Jump to ContentJump to Main Navigation
Achieving environmental justiceA cross-national analysis$
Users without a subscription are not able to see the full content.

Karen Bell

Print publication date: 2014

Print ISBN-13: 9781447305941

Published to University Press Scholarship Online: September 2014

DOI: 10.1332/policypress/9781447305941.001.0001

Show Summary Details
Page of
date: 23 August 2017

The concept and measurement of environmental justice

The concept and measurement of environmental justice

Chapter:
(p.15) TWO The concept and measurement of environmental justice
Source:
Achieving environmental justice
Author(s):

Karen Bell

Publisher:
Policy Press
DOI:10.1332/policypress/9781447305941.003.0002

Individually and collectively, people around the world have opposed environmental injustice for hundreds of years. However, most commentators agree that the conceptualisation and use of the term ‘environmental justice’ first emerged in the 1980s, out of resistance to the siting of toxic facilities in black and other minority ethnic communities in the United States. Therefore, the term ‘environmental justice’ was originally applied to the socio-spatial distribution of pollution within national borders and, in particular, environmental racism in facility siting. It has since been taken up in other parts of the world and, over the past decade, the concept of environmental justice and its associated research methodologies have begun to be used in other countries around the globe. In the process of expanding its boundaries, environmental justice has become a somewhat contentious term. In general, it seems that activists have tended to promote a wider, and often more radical, use of the concept, applying it to more diverse contexts and issues, while policy makers and most academics have clung to a narrower definition. This chapter explores these debates.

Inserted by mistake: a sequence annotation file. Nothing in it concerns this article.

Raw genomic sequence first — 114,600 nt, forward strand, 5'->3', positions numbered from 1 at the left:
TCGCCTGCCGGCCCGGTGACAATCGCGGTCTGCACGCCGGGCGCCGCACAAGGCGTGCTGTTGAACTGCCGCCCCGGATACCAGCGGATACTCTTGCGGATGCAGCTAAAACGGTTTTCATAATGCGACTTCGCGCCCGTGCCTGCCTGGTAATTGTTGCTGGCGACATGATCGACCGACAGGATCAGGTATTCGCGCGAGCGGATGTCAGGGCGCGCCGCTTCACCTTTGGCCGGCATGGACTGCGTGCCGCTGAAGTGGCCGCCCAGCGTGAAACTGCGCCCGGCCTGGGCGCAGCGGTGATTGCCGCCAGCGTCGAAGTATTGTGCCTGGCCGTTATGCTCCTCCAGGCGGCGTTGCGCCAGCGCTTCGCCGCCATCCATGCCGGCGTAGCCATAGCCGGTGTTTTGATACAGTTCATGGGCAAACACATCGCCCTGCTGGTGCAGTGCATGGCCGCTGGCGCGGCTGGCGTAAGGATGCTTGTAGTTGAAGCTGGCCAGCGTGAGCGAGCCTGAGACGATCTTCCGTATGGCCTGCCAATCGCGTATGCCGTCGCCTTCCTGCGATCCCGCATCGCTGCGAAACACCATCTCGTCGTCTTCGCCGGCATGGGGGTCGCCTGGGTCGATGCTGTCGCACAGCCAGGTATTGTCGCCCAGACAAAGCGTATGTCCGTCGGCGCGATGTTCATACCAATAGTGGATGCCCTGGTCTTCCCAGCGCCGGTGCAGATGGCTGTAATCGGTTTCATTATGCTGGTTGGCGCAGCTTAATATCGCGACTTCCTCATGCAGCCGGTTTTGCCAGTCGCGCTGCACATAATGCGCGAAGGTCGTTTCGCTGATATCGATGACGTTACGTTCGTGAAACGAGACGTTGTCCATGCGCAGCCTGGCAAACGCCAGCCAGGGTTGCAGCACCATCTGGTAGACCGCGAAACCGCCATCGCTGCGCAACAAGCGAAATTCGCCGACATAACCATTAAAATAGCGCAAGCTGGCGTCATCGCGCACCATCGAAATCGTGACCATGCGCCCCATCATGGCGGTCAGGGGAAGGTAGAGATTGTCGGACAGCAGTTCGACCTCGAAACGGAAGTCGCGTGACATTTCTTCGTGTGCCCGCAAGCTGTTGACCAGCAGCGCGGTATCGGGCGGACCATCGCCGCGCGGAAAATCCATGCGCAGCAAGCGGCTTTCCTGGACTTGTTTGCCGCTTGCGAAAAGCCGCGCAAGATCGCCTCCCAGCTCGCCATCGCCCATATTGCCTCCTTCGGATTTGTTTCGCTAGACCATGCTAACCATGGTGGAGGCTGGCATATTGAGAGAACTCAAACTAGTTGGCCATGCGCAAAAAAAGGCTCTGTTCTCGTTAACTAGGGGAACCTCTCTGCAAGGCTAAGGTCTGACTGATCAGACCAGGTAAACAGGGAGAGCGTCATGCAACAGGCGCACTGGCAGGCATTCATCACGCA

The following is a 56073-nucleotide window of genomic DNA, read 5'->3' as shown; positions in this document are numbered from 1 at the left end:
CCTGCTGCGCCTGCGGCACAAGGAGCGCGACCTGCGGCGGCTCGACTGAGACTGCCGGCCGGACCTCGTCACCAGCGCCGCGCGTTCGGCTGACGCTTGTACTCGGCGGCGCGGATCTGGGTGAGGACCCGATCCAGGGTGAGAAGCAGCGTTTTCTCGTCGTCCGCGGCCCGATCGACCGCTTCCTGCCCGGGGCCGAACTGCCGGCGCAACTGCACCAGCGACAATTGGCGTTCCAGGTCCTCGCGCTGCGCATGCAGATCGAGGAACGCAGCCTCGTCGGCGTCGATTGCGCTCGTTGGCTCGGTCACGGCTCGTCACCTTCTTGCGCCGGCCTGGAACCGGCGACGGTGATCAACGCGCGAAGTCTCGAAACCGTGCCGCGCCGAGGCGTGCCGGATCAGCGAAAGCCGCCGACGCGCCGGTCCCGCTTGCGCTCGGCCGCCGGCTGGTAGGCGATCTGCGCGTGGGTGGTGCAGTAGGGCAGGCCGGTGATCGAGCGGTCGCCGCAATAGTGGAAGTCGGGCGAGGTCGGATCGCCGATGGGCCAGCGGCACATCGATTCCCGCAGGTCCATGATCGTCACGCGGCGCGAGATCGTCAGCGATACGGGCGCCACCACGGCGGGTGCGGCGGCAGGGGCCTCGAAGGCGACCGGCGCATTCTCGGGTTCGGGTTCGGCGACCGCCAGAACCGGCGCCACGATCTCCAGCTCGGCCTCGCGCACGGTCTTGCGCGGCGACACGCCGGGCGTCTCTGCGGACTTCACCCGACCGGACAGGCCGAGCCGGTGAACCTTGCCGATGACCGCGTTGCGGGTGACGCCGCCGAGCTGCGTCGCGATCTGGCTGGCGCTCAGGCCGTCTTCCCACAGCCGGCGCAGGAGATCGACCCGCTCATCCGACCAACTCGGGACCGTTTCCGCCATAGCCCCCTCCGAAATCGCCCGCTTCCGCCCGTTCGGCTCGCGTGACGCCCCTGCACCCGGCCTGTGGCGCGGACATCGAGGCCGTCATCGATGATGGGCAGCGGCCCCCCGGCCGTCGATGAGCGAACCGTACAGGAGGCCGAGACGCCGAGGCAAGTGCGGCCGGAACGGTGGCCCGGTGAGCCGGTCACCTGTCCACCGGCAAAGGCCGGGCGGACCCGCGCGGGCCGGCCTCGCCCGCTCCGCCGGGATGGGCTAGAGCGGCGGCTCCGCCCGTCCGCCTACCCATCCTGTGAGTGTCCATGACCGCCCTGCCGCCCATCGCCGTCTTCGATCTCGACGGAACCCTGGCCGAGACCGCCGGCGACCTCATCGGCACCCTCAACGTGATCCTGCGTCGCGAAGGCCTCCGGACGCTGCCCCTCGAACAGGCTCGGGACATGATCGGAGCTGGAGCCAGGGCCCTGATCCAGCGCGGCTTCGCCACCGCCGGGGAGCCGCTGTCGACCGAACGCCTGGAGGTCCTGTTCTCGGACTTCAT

Keywords:   intra-national environmental justice, inter-national environmental justice, inter-generational environmental justice, inter-species environmental justice, ecological footprint, Environmental Justice Indicator Framework, procedural justice, substantive justice, distributive justice, democracy

University Press Scholarship Online requires a subscription or purchase to access the full text of books within the service. Public users can however freely search the site and view the abstracts and keywords for each book and chapter.

Please, subscribe or login to access full text content.

If you think you should have access to this title, please contact your librarian.

To troubleshoot, please check our FAQs, and if you can't find the answer there, please contact us .